PIEDMONT -- Piedmont celebrated a sunny Arbor Day on Monday -- which was Earth Day -- with a community gathering at Beach Elementary School's edible garden.

"It's a proud day for us," said Beach Principal Julie Valdez. "It's exciting for the students to see the fruits of their labors celebrated. The kids are excited about the garden in ways it's hard to replicate."

Student Raydan Holmes, 9, thinks we're lucky to have a place like Earth to live on.

"We can keep the Earth clean and clean it up to make sure we can keep it and it doesn't get polluted," she said.

Maggie Black, a fifth-grade garden "ambassador" for the celebration, said her favorite part about having the school garden is that teachers explain how plants grow and reproduce seeds.

"It's fun to understand how it works," Black said. "I love planting, growing and eating the plants."

Piedmont Mayor John Chiang called for a moment of silence for victims of the Boston bombings a week earlier. He told the crowd of about 100 people that Earth Day is a reminder that we are stewards of the planet.

"Arbor Day began on April 10, 1872, in Nebraska, and it's estimated that a million trees have been planted since," Chiang said. "Earth Day began on April 22, 1977, and today it's celebrated in 192 countries."

He said many people had contributed to the creation of the gardens at Beach school, including parents, Eagle Scouts and the city.

"It's a great example of public and private partnership in this town," Chiang said.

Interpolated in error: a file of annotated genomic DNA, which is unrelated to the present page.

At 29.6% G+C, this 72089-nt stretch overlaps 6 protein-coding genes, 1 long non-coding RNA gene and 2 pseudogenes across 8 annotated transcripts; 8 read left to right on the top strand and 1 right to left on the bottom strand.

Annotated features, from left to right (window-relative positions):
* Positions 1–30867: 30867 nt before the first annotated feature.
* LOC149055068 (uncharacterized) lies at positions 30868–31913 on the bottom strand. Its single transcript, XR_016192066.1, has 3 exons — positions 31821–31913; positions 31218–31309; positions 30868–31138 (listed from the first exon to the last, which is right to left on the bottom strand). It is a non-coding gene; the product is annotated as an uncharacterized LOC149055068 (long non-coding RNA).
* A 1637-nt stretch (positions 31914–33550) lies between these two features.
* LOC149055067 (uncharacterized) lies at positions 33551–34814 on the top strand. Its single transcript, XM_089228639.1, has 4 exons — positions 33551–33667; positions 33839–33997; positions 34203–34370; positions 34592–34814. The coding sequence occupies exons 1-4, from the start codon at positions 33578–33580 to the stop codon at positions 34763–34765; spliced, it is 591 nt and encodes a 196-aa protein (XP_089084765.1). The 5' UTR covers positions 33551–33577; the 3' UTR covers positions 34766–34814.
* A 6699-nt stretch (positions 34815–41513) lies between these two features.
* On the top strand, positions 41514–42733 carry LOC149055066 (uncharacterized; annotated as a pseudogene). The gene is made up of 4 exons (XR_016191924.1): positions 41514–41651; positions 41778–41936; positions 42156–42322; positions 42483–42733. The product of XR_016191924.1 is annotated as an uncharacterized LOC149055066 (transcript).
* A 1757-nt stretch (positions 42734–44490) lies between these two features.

John Gibbs, the landscape architect who designed the Beach school garden, said building the edible garden was "a massive effort."

"We had a vision for a green schoolyard," said Gibbs, who said the planter boxes were made from recycled wood. "We wanted teaching places and play places as well. This will be our inaugural year for harvesting."

The guest speaker at the late afternoon gathering was Jerry Jaksich, chef and co-owner of the Ramen Shop restaurant on College Avenue. Jaksich brought along a few props in the form of scallions, asparagus, leafy tatsoi, cress and a glass jar of sardines. As he held up each vegetable, Jaksich was able to name the farm where it was grown and the name of the farmer.

"I wish I'd known that as a kid, that there's someone working day and night growing this for us," said Jaksich, who said his mom did the grocery shopping at Costco. "If a farmer comes into our restaurant, they're treated as VIPs. They get the best seat, even if a movie star walks in."

He said he likes to eat local produce when it's in season.

"I love waiting for nine months until summer to taste the first tomatoes and strawberries," Jaksich said.

He said people understand more today about eating food that's grown locally.

"I think you kids are growing up at a great time," he told the students.

Laura McCutcheon and Taryn Wolf, who both work at Whole Foods, also spoke to the crowd about the importance of wholesome, organic food. McCutcheon said the company cares not only about its customers and the quality of its food but about humans and animals all the way down the food chain -- for example, all products containing eggs must derive from free-range chickens.

"It's not just about good food, it's about being socially responsible," said Taryn, referencing Whole Foods CEO John Mackey's new book called "Conscious Capitalism."

John Lenahan, Piedmont Park Commission chair and emcee for the day, wrapped up by inviting people to enjoy refreshments -- which included healthy orange slices -- and stay for the planting of a new citrus tree and strawberries.

Fifth-grade "ambassadors," who wore their gardening aprons for the occasion, led tours of the edible gardens.

"We grow stuff like lettuce that could be in a salad," said Walker Mahany, 11. "It's cool that we have lessons in class before we plant. We learn about meteorology, osmosis, all this cool stuff. It's fascinating."